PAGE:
Delhi's air quality remained in the severe category for the third consecutive day on Monday, prompting authorities to impose a three-day ban on industrial activities in pollution hotspots and construction work across Delhi-NCR.
According to the SAFAR, the overall air quality over Delhi is "very poor".
Delhi's overall air quality index on Monday was recorded at 434, which falls in the "severe" category, a drastic decline from Sunday's "moderate" level at 171.
"In October and November, there are around 20-25 days when pollution level increases in Delhi due to stubble burning (in neighbouring states)".
Several parts of Delhi faced severe air quality such as in Anand Vihar where the PM 2.5 and PM 10 was 424 and 360 respectively and Siri Fort where it was 436 and 424 respectively.
Pollution levels in New Delhi have hit their worst this year in the past two days - earning a "severe" to "emergency" rating and indicating conditions that can spark a public health crisis. Thirty areas in the city recorded "severe" air quality while it was "very poor" in five areas, it said.
However, as per the System of Air Quality and Weather Forecasting and Research (SAFAR), the AQI oscillated between "very poor" and "severe".
This Christmas also came in midst of the worst December pollution seen since daily air quality indexing began in 2015.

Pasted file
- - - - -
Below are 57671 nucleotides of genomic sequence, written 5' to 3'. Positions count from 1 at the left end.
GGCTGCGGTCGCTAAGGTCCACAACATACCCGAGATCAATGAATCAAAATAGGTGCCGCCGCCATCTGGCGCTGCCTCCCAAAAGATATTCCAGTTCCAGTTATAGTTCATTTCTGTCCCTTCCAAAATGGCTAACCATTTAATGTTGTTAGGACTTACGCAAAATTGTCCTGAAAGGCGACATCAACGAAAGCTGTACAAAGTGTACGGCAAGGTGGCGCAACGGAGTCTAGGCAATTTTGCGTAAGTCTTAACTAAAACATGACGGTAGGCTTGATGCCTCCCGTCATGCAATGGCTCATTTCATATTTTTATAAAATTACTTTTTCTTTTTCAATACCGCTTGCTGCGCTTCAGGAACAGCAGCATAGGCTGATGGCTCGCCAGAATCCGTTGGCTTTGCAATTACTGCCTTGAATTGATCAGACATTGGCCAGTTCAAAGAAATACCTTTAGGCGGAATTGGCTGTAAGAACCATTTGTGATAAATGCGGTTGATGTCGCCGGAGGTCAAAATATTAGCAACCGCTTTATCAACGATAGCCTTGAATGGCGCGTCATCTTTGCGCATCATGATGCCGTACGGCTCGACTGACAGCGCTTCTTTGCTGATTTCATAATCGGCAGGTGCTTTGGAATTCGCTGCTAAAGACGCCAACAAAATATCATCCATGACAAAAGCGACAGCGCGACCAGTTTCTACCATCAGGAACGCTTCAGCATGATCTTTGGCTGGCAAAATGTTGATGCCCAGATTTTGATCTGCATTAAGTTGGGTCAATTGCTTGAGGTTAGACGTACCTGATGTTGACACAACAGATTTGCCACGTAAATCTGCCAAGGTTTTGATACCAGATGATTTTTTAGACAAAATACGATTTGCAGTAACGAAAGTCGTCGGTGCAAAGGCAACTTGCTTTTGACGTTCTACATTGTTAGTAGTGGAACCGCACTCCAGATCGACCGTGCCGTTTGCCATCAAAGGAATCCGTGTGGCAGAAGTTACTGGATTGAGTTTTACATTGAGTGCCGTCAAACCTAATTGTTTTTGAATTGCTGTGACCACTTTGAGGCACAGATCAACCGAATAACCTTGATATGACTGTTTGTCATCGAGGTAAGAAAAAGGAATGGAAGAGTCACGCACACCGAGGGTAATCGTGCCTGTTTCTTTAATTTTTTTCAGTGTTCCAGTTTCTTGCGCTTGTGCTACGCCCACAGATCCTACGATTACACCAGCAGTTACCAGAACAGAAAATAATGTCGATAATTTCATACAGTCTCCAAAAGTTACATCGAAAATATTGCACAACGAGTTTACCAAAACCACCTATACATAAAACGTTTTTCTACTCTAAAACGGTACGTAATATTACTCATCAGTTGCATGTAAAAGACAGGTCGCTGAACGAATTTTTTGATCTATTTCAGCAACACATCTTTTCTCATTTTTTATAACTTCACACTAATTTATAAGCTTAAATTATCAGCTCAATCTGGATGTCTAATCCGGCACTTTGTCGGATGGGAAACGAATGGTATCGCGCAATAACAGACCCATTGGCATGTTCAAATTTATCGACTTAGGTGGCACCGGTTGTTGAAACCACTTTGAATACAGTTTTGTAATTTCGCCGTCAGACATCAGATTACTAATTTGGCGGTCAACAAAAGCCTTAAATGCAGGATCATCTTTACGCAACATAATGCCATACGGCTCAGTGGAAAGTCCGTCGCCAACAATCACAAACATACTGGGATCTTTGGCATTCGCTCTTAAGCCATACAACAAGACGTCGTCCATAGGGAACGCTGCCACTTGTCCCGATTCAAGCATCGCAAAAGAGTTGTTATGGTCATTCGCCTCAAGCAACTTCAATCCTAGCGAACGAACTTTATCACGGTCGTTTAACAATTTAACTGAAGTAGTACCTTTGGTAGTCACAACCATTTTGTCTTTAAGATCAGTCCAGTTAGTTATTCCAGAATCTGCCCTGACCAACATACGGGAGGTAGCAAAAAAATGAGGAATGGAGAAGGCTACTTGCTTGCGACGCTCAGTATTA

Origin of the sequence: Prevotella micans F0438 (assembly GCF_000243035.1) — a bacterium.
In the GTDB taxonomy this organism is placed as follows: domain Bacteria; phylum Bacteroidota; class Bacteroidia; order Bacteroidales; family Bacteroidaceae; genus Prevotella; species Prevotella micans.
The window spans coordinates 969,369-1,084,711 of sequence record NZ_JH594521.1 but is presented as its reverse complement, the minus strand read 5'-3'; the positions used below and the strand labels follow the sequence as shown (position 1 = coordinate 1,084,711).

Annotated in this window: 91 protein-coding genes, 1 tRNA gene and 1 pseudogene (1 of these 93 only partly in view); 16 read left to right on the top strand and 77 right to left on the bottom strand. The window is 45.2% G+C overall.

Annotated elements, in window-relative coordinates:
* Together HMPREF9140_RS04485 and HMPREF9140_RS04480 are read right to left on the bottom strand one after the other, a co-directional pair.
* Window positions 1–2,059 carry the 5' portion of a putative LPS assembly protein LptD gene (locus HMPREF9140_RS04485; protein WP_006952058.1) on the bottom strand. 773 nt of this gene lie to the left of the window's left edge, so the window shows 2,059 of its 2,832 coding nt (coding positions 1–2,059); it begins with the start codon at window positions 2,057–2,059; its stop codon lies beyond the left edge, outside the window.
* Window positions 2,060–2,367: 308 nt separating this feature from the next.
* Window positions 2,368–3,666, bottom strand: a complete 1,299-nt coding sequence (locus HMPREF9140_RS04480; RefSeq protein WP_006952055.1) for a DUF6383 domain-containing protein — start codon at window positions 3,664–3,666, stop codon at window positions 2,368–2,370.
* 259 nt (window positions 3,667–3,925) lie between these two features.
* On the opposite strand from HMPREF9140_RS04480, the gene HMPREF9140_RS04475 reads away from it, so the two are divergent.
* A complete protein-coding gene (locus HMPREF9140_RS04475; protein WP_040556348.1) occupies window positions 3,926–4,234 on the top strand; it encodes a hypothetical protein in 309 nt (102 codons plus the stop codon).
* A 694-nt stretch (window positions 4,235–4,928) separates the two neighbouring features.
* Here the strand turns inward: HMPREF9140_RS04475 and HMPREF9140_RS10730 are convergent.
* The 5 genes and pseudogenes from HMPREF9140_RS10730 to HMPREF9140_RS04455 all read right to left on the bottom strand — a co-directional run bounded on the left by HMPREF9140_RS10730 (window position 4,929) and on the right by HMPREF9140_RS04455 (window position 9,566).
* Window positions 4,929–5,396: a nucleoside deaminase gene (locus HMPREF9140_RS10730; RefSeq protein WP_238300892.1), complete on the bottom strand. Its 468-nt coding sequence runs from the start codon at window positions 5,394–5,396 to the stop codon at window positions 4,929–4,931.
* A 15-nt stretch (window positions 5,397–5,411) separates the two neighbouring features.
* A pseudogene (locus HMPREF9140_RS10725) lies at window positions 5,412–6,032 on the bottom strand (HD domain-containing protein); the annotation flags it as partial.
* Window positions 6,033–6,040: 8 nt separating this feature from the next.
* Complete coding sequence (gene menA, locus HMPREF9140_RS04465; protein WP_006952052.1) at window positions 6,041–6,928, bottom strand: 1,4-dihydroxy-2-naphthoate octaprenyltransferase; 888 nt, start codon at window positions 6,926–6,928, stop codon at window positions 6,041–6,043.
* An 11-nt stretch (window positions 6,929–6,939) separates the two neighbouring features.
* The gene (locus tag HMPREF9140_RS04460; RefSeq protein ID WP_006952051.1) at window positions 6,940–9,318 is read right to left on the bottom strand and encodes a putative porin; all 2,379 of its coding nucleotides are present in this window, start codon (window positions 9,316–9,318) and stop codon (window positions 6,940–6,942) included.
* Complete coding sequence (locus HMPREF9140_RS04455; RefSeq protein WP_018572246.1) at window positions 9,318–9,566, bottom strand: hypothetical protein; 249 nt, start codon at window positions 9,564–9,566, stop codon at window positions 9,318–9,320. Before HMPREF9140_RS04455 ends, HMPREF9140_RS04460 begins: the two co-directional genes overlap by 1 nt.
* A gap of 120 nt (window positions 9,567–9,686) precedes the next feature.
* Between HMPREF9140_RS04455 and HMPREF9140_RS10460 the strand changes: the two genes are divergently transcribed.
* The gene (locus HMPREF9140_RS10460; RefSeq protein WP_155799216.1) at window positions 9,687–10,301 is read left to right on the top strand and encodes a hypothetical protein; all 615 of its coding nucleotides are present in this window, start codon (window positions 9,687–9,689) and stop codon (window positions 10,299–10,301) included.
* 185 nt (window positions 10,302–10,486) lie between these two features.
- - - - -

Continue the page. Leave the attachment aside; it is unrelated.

The Environment Pollution Control Authority (EPCA) directed the traffic police to deploy special teams and ensure congestion-free traffic flow, particularly in identified high-traffic corridors. The low wind speed and a drop in mercury prevented the dispersal of particulate matters. The index was 5500 sqm/second Wednesday, the IITM said.
Any further improvement in air quality, however, is not expected till at least two weeks, officials said. "We are making all efforts on our part", he said.
In NCR, Faridabad, Ghaziabad, Noida and Greater Noida recorded "severe" pollution levels while Gurgaon recorded "very poor" air quality, CPCB data showed. On Saturday, the task force had advised against usage of private cars, especially those running on diesel, and asked people, especially those with respiratory ailments, to avoid exposure to this toxic air.
The Indian Institute of Tropical Meteorology said biomass burning is also contributing to the spike in PM2.5 concentration. The odd-even auto scheme, much like last time, will aim to reduce the vehicle footprint on roads in a bid to curb air pollution.
With Delhi's air quality remaining in the "severe" category for the last four days, Chief Minister Arvind Kejriwal said the government may reintroduce the "odd-even" auto rationing scheme if the need arises.